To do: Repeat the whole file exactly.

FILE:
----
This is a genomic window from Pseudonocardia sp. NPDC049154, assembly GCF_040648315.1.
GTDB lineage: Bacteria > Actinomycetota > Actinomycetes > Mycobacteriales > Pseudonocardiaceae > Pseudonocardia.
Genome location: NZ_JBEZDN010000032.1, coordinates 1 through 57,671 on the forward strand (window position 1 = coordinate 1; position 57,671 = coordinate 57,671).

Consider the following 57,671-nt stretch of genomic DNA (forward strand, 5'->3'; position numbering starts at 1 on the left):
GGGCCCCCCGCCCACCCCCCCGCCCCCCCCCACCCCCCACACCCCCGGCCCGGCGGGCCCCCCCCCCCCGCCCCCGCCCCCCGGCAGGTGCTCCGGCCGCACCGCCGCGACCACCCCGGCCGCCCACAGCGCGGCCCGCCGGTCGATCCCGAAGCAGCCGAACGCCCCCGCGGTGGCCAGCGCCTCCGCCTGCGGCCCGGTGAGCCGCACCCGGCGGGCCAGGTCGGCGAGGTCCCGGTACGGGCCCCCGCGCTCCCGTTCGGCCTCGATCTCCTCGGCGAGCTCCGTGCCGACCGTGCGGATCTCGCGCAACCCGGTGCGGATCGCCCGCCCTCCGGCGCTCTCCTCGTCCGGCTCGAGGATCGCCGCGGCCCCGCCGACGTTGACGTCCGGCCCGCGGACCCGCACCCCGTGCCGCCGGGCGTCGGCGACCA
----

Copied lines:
This is a genomic window from Pseudonocardia sp. NPDC049154, assembly GCF_040648315.1.
GTDB lineage: Bacteria > Actinomycetota > Actinomycetes > Mycobacteriales > Pseudonocardiaceae > Pseudonocardia.
Genome location: NZ_JBEZDN010000032.1, coordinates 1 through 57,671 on the forward strand (window position 1 = coordinate 1; position 57,671 = coordinate 57,671).

Consider the following 57,671-nt stretch of genomic DNA (forward strand, 5'->3'; position numbering starts at 1 on the left):
GGGCCCCCCGCCCACCCCCCCGCCCCCCCCCACCCCCCACACCCCCGGCCCGGCGGGCCCCCCCCCCCCGCCCCCGCCCCCCGGCAGGTGCTCCGGCCGCACCGCCGCGACCACCCCGGCCGCCCACAGCGCGGCCCGCCGGTCGATCCCGAAGCAGCCGAACGCCCCCGCGGTGGCCAGCGCCTCCGCCTGCGGCCCGGTGAGCCGCACCCGGCGGGCCAGGTCGGCGAGGTCCCGGTACGGGCCCCCGCGCTCCCGTTCGGCCTCGATCTCCTCGGCGAGCTCCGTGCCGACCGTGCGGATCTCGCGCAACCCGGTGCGGATCGCCCGCCCTCCGGCGCTCTCCTCGTCCGGCTCGAGGATCGCCGCGGCCCCGCCGACGTTGACGTCCGGCCCGCGGACCCGCACCCCGTGCCGCCGGGCGTCGGCGACCA